The average Canadian homeowner doesn’t have a lot of choices for sealant on the inside of their home, according to a new report from CIBC World Markets.
The report says one of the most common uses for sealants on the outside of a home is for roofing.
“The average American homeowner does not have a choice in terms of sealant because they have a sealant system that is designed for the home,” said Mark Rehfeld, a senior analyst with CIBC.
He said many of those systems have “trouble getting out of the way.”
“You’re going to have a window that is going to be able to get a sealer through the window, so you’re going for that window, but it’s not going to do anything on the roof,” he said.
That means sealants like those used on roofs are designed to seal the window and seal out air in the event of an accident, but Rehfield said there’s no guarantee the sealant will get through.
Even if it did, there would still be a risk of leaks, he said, because air can’t escape from the roof without hitting something.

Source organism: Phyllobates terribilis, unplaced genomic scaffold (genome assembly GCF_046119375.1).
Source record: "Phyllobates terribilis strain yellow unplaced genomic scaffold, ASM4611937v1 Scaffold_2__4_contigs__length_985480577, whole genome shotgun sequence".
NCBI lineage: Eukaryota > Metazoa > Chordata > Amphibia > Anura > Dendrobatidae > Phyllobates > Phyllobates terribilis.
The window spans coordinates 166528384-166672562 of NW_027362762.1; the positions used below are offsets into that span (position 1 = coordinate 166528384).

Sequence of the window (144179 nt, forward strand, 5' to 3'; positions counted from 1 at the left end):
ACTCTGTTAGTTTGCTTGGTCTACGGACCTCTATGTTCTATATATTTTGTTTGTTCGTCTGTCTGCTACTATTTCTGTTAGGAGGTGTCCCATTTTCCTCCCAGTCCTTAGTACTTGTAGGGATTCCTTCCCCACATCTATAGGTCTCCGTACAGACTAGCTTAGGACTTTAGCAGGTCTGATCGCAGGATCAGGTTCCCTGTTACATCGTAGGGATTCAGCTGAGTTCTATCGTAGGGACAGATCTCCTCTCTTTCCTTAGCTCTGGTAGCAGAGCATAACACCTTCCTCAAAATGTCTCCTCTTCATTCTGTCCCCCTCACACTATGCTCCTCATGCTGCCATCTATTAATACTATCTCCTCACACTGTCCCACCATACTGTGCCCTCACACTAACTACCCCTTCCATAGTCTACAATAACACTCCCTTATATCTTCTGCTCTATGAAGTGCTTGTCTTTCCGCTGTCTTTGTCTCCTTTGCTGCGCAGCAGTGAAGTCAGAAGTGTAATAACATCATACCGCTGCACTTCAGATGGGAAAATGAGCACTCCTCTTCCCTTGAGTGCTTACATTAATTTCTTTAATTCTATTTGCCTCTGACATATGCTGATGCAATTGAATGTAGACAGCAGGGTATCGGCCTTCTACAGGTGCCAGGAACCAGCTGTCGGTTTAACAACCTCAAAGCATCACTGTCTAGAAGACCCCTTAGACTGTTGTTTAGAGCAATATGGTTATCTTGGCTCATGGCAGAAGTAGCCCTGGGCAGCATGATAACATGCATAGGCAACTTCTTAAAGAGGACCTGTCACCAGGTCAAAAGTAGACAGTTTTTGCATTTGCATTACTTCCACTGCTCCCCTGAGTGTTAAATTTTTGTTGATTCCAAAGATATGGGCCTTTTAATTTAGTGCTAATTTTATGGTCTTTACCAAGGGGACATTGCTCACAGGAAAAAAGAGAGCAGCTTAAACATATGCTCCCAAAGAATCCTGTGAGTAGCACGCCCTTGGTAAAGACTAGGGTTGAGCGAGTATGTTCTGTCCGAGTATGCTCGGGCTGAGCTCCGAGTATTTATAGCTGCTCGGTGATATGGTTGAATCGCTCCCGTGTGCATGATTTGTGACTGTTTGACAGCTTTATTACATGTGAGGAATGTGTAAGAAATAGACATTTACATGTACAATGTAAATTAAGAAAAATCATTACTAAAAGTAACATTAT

There are three main types of roofing tape: roofing adhesive, roofing waterproof tape, and roofing watertight tape.
Most roofing tapes come in two different lengths: a “soft” and a “hard” one.
Soft tapes are made from plastic that is flexible and can be bent and squeezed to make it easier to seal in water, and are more commonly used in conjunction with watertight tapes.
Hard tapes are much more durable, and can even be used to seal gaps in a roof.
But the problem is that some of the tape can crack.
“There is an ongoing debate in Canada, and we’ve seen it in the U.S. as well, about what is the right kind of waterproof tape to use,” Rehstein said.
“A lot of times it’s hard tape, but you can also put tape that is waterproof.”CIBC has done a lot more research on the subject, and the firm has concluded that there’s a very good chance the tape will crack in the heat.
“When you put tape over your window, the tape itself will probably not crack, but if you do have an accident in the house, there’s going to inevitably be damage to the roof if the roof gets cracked,” he added.
“And when you add that to the fact that the tape is designed to be watertight, then you get to the point where you’re just going to put it on the wall and hope that the water won’t be leaking out.”
While Rehbach says the use of sealants for roofs is not widespread in Canada right now, he expects more to come.
“The more people that buy the roofing materials, the more likely it is that the roof sealants will be in use in their homes,” he noted.
“And the more the demand is there for those sealants, the less the demand for the soft tape will be available.”
This story was first published on CBC Toronto on Jan. 12, 2018.